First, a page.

“Don’t try to talk, Pet,” she said, keeping her voice as calm and soothing as she could manage. “Save it for our next chat. I’m sure you’ll be a little better tomorrow.”
He nodded, holding a fist against his chest in an attempt to stifle another lung-rattling spasm and holding his mask in place with the other hand. Sarah glanced anxiously at the nurse who was waiting to take his temperature.
“We’ve taken a sample to test for Covid,” she explained. “I don’t think that’s it, though. The cough came on far too suddenly.”
“It’s not all bad news though,” Jim rasped between bouts of coughing. “My son came to visit. He’s planning on taking me home next weekend.”
The nurse looked at Sarah, raising her eyebrows.
“Well let’s hope you’re better by then. I can’t see them letting you go home in this state,” Sarah offered. “I look forward to meeting this boy of yours. Maybe I’ll give him a piece of my mind for leaving you here all this time! Just joking.” She added.

He wasn’t his usual talkative self, so once the nurse left Sarah sat for a short while and chattered merrily until she saw his eyes closing and head nodding. She decided he needed rest more than conversation.

“I’ll be sure to call in tomorrow,” she said. “You get some rest. I’ll bring some fruit and a paper.”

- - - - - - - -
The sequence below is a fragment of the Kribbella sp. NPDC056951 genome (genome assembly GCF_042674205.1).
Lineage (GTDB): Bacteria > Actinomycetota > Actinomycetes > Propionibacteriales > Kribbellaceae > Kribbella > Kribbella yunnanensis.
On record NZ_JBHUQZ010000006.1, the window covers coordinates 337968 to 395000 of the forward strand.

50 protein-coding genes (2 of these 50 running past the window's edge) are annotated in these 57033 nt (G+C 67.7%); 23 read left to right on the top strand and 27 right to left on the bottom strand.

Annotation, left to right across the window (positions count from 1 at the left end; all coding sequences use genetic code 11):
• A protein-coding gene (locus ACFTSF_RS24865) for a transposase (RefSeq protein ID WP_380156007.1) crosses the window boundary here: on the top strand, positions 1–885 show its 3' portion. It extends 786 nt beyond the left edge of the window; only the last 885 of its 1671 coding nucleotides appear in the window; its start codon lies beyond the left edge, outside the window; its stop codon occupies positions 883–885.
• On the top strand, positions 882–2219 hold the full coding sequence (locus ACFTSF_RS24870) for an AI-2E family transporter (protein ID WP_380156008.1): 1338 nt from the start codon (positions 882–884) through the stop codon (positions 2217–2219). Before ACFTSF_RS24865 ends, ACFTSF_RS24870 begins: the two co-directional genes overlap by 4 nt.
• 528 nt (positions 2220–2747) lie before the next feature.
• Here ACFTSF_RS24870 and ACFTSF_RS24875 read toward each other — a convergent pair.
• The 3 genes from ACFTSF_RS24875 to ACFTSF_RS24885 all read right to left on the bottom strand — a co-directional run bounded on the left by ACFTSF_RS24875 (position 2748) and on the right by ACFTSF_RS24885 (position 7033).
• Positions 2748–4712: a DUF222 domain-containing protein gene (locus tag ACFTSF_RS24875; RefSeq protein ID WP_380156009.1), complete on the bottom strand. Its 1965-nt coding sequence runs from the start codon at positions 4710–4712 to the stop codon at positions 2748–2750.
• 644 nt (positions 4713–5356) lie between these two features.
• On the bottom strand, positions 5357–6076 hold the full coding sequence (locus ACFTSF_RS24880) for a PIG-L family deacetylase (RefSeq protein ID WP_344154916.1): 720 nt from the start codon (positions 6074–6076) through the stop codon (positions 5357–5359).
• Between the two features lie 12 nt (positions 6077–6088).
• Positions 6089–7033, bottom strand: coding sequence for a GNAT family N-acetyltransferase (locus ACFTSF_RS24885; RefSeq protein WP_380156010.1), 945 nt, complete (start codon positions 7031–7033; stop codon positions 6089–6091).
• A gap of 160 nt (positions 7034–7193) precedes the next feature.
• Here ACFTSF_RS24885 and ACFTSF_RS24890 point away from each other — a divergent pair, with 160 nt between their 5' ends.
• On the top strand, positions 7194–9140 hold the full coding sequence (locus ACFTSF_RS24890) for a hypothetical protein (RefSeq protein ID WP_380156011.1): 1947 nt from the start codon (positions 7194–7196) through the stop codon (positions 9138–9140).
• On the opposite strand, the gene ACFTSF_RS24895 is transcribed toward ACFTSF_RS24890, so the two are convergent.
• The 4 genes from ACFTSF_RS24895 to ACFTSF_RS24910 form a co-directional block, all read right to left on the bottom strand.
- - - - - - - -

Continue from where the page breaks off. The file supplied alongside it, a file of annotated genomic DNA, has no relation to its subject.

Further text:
All that week he remained in his room. The test had come back negative, and he had shown some improvement with his breathing. He was able to get out of bed, but only for short periods. Somehow, though, Sarah sensed that the spark was fading, just a little. He was still adamant, however, whenever Sarah visited, that his son Brian would be taking him home on Saturday. Sarah said little about it but didn’t hold out much hope of a home visit any time soon.
He still had a few stories to tell, but his tales lacked the passion they once had. He could only talk for short periods without coughing and was obviously growing weaker.
When Friday came, Sarah popped in, bade him a cheery “See you Monday!” and left hurriedly, truly doubting her own parting words.

First thing Monday she hurried to his room. Her worst fears were realised; he had passed away Saturday morning. In his place, there was just an empty bed and a couple of boxes containing the remnants of his once full life. She stood in the doorway and let the tears flow, washing away the grief she knew she couldn’t hide even if she’d wanted to.
Aaron King’s voice came from behind her: “That’s all he had to show for all those years. What we’re going to do with it all, I don’t know. There’s no next-of-kin in his records.
“If there’s anything you want to keep—you know, as a memento—I’m sure he wouldn’t mind.”
“What about his son?” Sarah asked. “Didn’t he call to see him last weekend?”
The doctor’s brows furrowed. “His son?” Then after a moment, he said, “Oh yes, Brian, I believe it was. Sadly, he died twenty years ago in the US. No other family at all I’m afraid.”
Sarah stood in silence for several seconds. “So,” she whispered,” you did take him home after all, Brian.”

The End